Insurance status may modify the effect of race on late state prostate cancer in black patients, a new study found. Researchers investigated whether insurance status was a modifier of the association between race and state of previously undetected prostate cancer at the time of diagnosis in Florida between 1995 and 2013. The secondary analysis of a cross-sectional survey used information from the Florida Cancer Data System (n=224,819) and participants included black and white males diagnosed with prostate cancer in Florida during the study period. The primary outcome was state of prostate cancer at diagnosis. Among the findings:
- Black males were more likely to be diagnosed with late stage prostate cancer vs white males.
- Being uninsured or having Medicaid was associated with a diagnosis of late stage cancer.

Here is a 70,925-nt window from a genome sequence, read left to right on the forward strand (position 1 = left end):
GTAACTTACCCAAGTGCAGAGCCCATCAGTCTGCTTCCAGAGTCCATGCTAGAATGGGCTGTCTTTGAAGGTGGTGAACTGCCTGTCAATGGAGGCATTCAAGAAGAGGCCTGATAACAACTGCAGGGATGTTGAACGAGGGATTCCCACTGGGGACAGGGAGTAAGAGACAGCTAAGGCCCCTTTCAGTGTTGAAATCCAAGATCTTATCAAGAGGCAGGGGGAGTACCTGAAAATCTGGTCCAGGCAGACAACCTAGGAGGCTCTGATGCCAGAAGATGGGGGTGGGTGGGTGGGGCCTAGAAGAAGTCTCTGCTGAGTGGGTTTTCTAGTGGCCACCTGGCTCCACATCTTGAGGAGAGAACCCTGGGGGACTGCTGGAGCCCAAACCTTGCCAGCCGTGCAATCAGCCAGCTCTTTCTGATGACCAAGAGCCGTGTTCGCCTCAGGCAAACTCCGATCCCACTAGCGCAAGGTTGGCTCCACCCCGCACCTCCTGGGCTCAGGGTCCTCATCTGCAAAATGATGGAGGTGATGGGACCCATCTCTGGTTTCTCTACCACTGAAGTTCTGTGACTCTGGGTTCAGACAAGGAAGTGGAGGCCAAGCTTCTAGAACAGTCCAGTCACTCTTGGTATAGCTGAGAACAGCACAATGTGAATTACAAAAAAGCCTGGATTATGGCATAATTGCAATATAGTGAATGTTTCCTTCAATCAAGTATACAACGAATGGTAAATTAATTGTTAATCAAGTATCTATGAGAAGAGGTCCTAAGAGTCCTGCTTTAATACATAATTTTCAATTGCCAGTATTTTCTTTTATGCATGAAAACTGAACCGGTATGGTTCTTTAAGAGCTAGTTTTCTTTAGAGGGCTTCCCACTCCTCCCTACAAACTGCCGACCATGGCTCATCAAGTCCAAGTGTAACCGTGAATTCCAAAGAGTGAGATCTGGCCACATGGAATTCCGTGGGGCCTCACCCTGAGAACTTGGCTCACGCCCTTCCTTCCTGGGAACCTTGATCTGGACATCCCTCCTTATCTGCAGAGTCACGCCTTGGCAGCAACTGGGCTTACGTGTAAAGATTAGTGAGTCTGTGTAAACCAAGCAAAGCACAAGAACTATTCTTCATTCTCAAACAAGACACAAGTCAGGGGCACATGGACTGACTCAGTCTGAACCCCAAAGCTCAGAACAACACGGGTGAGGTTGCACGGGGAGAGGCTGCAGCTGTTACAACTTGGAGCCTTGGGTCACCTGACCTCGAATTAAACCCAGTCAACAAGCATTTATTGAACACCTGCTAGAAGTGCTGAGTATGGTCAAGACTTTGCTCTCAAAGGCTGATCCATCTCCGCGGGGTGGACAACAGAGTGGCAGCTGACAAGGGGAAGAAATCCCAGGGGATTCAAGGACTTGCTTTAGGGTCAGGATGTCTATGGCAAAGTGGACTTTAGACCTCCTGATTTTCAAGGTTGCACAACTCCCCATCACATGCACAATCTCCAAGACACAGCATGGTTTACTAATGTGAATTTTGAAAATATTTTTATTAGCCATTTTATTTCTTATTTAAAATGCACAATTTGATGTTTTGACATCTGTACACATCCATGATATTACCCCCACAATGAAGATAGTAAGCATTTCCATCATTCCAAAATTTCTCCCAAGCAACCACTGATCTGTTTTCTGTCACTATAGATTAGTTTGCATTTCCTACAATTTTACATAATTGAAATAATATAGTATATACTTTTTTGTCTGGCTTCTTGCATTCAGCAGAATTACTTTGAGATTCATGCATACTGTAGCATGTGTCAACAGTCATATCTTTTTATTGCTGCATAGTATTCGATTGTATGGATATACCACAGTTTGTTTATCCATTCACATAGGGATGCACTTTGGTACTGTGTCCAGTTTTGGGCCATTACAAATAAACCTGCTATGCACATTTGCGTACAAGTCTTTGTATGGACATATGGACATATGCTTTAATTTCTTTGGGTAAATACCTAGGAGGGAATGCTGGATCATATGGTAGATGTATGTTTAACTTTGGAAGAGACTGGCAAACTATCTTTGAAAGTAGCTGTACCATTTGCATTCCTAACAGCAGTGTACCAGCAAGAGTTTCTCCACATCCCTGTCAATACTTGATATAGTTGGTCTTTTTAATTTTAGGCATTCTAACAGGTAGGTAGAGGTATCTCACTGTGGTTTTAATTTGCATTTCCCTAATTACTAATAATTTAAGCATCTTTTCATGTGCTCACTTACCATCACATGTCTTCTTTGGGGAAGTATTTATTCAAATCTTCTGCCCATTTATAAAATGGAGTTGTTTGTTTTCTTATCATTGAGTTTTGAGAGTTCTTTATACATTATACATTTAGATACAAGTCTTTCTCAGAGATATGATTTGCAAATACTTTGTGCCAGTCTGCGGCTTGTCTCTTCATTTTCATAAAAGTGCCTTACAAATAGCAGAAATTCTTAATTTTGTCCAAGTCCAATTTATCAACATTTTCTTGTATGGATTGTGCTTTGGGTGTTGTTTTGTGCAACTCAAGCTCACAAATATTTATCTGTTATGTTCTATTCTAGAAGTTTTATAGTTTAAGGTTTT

- In stratified analysis, black males had an increased risk for late stage cancer if uninsured and if having Medicare.
Ramirez E, Morano J, Beguiristain T, et al. Insurance status as a modifier of the association between race and state of prostate cancer diagnosis in Florida during 1995 and 2013. Cancer Epidemiol. 2019;59:104-108. doi:10.1016/j.canep.2019.01.019.
It is well known that African-American men have a significantly higher risk for 1) developing prostate cancer and 2) dying from prostate cancer compared with other racial groups. However, elucidating why this is the case has been challenging and a very important issue to address. The authors hypothesized that the type of insurance and presence or absence of insurance may play a role. They found that being uninsured or having Medicaid was associated with an increased risk of presentation with late stage prostate cancer. Their findings have important implications for future study design and policy development. —Mark A. Klein, MD